In simple terms he explores how the industry massaged and masked the credit risks by wrapping up low-quality subprime mortgages into complicated securities that could be manipulated to receive high credit ratings while burying the real risks involved.

As well, homeowners were encouraged with teaser rates to enter into mortgages far beyond their ability to repay. They were able, initially, to pay the 1-2% interest, and were later able to refinance before the larger interest rates kicked in. The brokers were able to sneak in another transaction or two and collect their commissions and/or refinance "costs and considerations." When someone defaulted, the built in property inflation permitted the home to be resold for what was owed. No one was hurt--well, at least not until it all came down like the house of cards that it always was. Some of the examples he gives are beyond comprehension: a Mexican lawn care guy with a push mower and a mortgage on a home bought for over a million dollars; then there was the nurse with four condo mortgages on properties "valued" in the millions.

"Short" is an mammoth don't say I didn't warn you, dealing with "the street" and exposing the fact that sleazy insiders knew damned well (or should have) what was going on with the mortgage markets and the inflation of real estate, and they knew (or should have) they would crash. Experience had taught them that Washington would bail them out. They were right. Now we see them profiting mightily as institutions and rewarding themselves with mammoth bonuses for their genius; back on top of the too big to fail game, when in fact anything too big to fail should be too big to exist! (And that, in my opinion, includes the government.) Frighteningly, the recent government bailouts simply made fewer of them bigger still (along with the government.)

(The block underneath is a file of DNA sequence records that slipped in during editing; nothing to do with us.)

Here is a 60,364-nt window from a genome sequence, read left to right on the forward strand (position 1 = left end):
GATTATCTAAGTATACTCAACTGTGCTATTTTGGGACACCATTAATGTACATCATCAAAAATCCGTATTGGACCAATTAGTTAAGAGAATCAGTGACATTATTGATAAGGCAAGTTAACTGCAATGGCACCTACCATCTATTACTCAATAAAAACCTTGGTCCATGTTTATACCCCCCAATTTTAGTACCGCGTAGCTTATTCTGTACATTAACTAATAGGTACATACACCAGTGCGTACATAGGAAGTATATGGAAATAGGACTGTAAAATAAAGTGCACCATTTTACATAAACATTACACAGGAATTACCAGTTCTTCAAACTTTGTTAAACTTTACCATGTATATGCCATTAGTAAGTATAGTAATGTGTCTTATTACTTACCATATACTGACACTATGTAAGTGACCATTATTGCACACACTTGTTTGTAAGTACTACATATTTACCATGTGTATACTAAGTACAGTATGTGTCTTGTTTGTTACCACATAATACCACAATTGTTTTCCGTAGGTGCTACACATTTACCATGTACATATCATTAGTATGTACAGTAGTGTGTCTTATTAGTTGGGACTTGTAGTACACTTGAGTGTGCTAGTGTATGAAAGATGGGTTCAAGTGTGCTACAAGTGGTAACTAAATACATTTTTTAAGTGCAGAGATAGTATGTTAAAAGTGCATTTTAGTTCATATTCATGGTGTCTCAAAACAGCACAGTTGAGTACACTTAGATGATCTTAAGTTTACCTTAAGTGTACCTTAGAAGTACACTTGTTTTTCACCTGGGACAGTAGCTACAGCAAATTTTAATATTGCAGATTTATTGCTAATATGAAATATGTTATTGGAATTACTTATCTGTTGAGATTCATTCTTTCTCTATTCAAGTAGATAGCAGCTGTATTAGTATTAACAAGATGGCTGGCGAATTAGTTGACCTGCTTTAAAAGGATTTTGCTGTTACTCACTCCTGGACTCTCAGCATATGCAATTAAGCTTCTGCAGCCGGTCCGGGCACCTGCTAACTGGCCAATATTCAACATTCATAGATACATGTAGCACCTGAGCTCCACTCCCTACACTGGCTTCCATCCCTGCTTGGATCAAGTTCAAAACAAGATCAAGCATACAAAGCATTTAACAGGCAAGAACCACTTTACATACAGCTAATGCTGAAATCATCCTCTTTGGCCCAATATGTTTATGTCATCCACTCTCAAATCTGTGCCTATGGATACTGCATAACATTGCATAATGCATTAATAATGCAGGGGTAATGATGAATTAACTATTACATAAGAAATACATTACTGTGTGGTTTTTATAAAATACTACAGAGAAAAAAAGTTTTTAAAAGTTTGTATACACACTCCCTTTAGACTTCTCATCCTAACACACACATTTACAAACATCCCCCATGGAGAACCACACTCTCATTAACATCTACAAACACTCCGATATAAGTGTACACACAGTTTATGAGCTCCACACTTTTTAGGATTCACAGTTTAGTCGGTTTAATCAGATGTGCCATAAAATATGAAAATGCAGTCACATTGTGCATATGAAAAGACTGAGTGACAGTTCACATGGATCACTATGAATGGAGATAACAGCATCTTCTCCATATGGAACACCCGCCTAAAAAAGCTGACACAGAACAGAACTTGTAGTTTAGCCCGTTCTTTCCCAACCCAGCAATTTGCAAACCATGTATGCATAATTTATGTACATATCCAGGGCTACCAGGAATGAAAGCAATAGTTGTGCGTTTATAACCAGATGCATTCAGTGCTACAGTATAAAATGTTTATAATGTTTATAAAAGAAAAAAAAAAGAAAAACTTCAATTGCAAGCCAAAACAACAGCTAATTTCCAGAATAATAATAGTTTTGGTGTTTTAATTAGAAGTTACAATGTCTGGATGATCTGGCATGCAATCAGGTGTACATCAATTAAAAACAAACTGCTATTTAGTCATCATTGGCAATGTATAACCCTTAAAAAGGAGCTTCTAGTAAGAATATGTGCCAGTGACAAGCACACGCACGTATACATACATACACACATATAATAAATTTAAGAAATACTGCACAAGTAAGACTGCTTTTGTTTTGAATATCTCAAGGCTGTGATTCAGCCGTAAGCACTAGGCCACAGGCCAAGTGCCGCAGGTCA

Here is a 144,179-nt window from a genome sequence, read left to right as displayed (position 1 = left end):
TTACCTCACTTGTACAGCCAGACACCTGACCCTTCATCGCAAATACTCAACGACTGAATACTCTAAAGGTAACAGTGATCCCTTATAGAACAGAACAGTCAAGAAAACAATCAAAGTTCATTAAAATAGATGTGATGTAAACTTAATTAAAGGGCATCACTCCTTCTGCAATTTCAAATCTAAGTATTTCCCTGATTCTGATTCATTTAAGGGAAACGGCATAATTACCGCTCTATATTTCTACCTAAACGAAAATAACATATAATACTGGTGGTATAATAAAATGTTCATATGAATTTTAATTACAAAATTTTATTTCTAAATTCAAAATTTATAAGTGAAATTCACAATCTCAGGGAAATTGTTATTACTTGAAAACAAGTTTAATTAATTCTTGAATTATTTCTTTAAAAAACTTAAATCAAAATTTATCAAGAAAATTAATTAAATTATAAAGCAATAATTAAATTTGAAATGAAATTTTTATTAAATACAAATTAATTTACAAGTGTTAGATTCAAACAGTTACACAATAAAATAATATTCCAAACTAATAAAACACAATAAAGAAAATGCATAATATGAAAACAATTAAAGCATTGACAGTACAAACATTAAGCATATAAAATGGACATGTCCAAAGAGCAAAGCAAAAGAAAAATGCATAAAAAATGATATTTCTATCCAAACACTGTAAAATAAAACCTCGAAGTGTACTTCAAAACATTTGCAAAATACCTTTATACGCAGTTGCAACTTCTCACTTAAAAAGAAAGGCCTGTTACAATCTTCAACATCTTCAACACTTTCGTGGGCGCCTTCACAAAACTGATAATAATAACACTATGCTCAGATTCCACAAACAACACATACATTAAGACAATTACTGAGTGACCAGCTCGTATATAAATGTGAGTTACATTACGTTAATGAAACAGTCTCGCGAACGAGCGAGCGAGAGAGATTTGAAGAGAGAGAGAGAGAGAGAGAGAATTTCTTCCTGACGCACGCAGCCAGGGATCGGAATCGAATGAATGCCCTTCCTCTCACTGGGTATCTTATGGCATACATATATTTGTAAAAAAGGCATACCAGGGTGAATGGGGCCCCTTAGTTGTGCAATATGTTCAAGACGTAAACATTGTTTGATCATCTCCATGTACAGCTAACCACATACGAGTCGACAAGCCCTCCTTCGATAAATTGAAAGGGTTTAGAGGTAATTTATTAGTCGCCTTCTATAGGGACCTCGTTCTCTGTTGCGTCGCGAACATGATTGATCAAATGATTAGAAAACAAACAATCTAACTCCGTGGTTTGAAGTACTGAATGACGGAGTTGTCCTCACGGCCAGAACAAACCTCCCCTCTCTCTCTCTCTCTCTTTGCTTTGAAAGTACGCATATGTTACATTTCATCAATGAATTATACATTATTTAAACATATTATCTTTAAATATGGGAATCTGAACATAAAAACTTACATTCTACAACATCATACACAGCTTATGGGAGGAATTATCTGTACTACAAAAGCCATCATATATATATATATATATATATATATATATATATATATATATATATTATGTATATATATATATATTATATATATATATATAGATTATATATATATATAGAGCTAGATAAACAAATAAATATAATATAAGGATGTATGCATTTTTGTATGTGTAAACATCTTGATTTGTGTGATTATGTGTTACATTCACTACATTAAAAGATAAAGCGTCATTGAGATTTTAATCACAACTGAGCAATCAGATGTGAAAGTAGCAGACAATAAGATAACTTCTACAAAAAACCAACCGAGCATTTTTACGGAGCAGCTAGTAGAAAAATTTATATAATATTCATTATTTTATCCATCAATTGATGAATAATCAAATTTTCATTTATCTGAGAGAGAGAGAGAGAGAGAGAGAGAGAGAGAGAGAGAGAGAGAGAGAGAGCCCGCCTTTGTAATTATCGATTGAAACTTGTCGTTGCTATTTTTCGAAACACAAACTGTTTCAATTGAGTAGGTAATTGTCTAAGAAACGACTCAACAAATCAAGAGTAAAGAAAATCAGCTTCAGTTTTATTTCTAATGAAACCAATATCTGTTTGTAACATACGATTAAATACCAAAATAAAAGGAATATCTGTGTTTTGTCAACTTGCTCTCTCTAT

He describes this alchemy as equivalent to turning lead into gold in the Middle Ages. (It didn't work then, either.) Incautious investors looked at little more than the ratings, which the authors of these scams controlled by "influencing" the bond raters. The whole scheme was "floated" on the backs of the rating agencies. S&P didn't complain to the bankers for fear that they would just take their business to Moody's. Lots of "Indians" didn't really understand the situation(s), but the chiefs really did; if they didn't, they shouldn't have been in charge. One presumes some only suspected, but didn't want to enquire, since they were profiting handsomely. Who wants to question the rewards when the dough is rolling in? (And of course one can rationalize that it is a consequence of one's brilliant money-managing talent on parade.)

When the scheme began to collapse, they all thought they'd get out before the structure burned down; only Goldman-Sachs made it, and "closed the door behind it." They, along with others, disdain regulation in good times, but demand to be rescued in bad ones. Thus, success is an individual achievement while failure is a social problem. Unfortunately, government agrees and acts accordingly. Goldman lies and cheats, along with others, and government bails them out. Worse, they were given money to buy up the cadaverized firms, and after resurrection was achieved they paid back the loans and came away bigger and more profitable than ever. Now, it seems, the few survivors are too-too big to fail. Bear-Sterns, Salomon Bros., Wachovia and Lehman Bros. are "all gone," but not really. They're just a part of Goldman and Wells-Fargo, courtesy of gummint loans. "Pretty much all the important people on both sides of the gamble left the table rich."

This is the stuff of viciously corrupt crony capitalism, and it has to stop. But it won't unless we demand that it stop. Somebody really oughta hang!

The people who could have prevented or cushioned these events were exactly the people who failed to see the train coming at them in the tunnel, conditioned as they were by hubris and prior successes; protected by Washington, which one could argue they own. (Virtually all of the big men in government funds advice and management are, and for years have been, Goldman graduates, or men swayed by Goldman.) They've proven themselves incapable of--or unwilling to--act upon the basic truths at the heart of the U.S. financial system. Lewis remarks that it is easy to understand why Goldman-Sachs would want to be included in the conversation about what to do about Wall Street, but it is impossible to get your mind around any reason anyone would want to listen to them.